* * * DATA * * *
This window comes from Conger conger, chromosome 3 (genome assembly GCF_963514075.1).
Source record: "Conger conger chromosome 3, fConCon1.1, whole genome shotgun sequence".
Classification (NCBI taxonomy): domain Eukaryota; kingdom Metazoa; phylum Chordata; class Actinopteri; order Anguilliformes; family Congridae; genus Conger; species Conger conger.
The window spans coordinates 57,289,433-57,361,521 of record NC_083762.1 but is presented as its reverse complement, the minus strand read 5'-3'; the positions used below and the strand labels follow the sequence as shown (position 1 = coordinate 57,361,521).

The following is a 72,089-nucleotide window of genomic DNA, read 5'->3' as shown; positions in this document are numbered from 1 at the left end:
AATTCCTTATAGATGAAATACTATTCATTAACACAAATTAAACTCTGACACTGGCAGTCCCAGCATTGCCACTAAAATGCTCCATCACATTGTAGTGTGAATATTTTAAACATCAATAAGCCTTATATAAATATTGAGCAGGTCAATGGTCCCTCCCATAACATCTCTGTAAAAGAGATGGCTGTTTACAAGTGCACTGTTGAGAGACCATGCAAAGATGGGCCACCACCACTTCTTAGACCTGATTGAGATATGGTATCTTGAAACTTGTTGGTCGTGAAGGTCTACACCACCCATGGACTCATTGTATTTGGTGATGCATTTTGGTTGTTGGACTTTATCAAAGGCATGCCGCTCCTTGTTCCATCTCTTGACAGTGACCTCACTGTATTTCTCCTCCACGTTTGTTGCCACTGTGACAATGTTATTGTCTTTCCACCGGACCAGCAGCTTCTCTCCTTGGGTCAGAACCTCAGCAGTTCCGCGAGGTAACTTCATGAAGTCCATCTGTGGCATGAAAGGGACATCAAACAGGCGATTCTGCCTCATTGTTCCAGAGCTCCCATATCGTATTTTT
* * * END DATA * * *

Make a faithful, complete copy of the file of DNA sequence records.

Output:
This window comes from Conger conger, chromosome 3 (genome assembly GCF_963514075.1).
Source record: "Conger conger chromosome 3, fConCon1.1, whole genome shotgun sequence".
Classification (NCBI taxonomy): domain Eukaryota; kingdom Metazoa; phylum Chordata; class Actinopteri; order Anguilliformes; family Congridae; genus Conger; species Conger conger.
The window spans coordinates 57,289,433-57,361,521 of record NC_083762.1 but is presented as its reverse complement, the minus strand read 5'-3'; the positions used below and the strand labels follow the sequence as shown (position 1 = coordinate 57,361,521).

The following is a 72,089-nucleotide window of genomic DNA, read 5'->3' as shown; positions in this document are numbered from 1 at the left end:
AATTCCTTATAGATGAAATACTATTCATTAACACAAATTAAACTCTGACACTGGCAGTCCCAGCATTGCCACTAAAATGCTCCATCACATTGTAGTGTGAATATTTTAAACATCAATAAGCCTTATATAAATATTGAGCAGGTCAATGGTCCCTCCCATAACATCTCTGTAAAAGAGATGGCTGTTTACAAGTGCACTGTTGAGAGACCATGCAAAGATGGGCCACCACCACTTCTTAGACCTGATTGAGATATGGTATCTTGAAACTTGTTGGTCGTGAAGGTCTACACCACCCATGGACTCATTGTATTTGGTGATGCATTTTGGTTGTTGGACTTTATCAAAGGCATGCCGCTCCTTGTTCCATCTCTTGACAGTGACCTCACTGTATTTCTCCTCCACGTTTGTTGCCACTGTGACAATGTTATTGTCTTTCCACCGGACCAGCAGCTTCTCTCCTTGGGTCAGAACCTCAGCAGTTCCGCGAGGTAACTTCATGAAGTCCATCTGTGGCATGAAAGGGACATCAAACAGGCGATTCTGCCTCATTGTTCCAGAGCTCCCATATCGTATTTTT